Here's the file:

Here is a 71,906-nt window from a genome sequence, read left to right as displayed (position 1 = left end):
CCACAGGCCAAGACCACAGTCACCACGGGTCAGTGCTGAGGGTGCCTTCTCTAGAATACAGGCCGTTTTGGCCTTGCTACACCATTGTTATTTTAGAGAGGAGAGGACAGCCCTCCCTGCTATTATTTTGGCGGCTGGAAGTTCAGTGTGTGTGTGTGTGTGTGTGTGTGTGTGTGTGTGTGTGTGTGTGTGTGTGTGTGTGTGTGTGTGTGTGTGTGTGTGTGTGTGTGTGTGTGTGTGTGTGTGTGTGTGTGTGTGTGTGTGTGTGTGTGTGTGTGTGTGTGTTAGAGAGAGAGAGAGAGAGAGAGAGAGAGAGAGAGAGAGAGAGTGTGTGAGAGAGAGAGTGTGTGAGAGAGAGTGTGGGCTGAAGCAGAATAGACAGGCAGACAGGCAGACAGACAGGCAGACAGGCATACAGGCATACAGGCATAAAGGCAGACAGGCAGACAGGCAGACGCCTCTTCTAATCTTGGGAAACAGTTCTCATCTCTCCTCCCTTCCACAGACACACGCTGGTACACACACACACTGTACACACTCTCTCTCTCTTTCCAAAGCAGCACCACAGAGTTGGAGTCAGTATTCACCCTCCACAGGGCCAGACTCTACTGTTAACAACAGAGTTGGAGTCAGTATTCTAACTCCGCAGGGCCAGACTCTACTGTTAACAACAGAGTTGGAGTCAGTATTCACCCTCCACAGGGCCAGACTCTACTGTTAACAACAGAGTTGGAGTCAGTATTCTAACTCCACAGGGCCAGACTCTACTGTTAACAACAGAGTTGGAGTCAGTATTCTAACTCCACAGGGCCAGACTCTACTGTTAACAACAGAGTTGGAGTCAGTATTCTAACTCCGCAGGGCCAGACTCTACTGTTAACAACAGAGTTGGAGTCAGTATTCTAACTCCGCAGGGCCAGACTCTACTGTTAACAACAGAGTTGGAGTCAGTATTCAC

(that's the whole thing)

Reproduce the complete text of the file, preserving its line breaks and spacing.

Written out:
Here is a 71,906-nt window from a genome sequence, read left to right as displayed (position 1 = left end):
CCACAGGCCAAGACCACAGTCACCACGGGTCAGTGCTGAGGGTGCCTTCTCTAGAATACAGGCCGTTTTGGCCTTGCTACACCATTGTTATTTTAGAGAGGAGAGGACAGCCCTCCCTGCTATTATTTTGGCGGCTGGAAGTTCAGTGTGTGTGTGTGTGTGTGTGTGTGTGTGTGTGTGTGTGTGTGTGTGTGTGTGTGTGTGTGTGTGTGTGTGTGTGTGTGTGTGTGTGTGTGTGTGTGTGTGTGTGTGTGTGTGTGTGTGTGTGTGTGTGTGTGTGTGTGTTAGAGAGAGAGAGAGAGAGAGAGAGAGAGAGAGAGAGAGAGAGTGTGTGAGAGAGAGAGTGTGTGAGAGAGAGTGTGGGCTGAAGCAGAATAGACAGGCAGACAGGCAGACAGACAGGCAGACAGGCATACAGGCATACAGGCATAAAGGCAGACAGGCAGACAGGCAGACGCCTCTTCTAATCTTGGGAAACAGTTCTCATCTCTCCTCCCTTCCACAGACACACGCTGGTACACACACACACTGTACACACTCTCTCTCTCTTTCCAAAGCAGCACCACAGAGTTGGAGTCAGTATTCACCCTCCACAGGGCCAGACTCTACTGTTAACAACAGAGTTGGAGTCAGTATTCTAACTCCGCAGGGCCAGACTCTACTGTTAACAACAGAGTTGGAGTCAGTATTCACCCTCCACAGGGCCAGACTCTACTGTTAACAACAGAGTTGGAGTCAGTATTCTAACTCCACAGGGCCAGACTCTACTGTTAACAACAGAGTTGGAGTCAGTATTCTAACTCCACAGGGCCAGACTCTACTGTTAACAACAGAGTTGGAGTCAGTATTCTAACTCCGCAGGGCCAGACTCTACTGTTAACAACAGAGTTGGAGTCAGTATTCTAACTCCGCAGGGCCAGACTCTACTGTTAACAACAGAGTTGGAGTCAGTATTCAC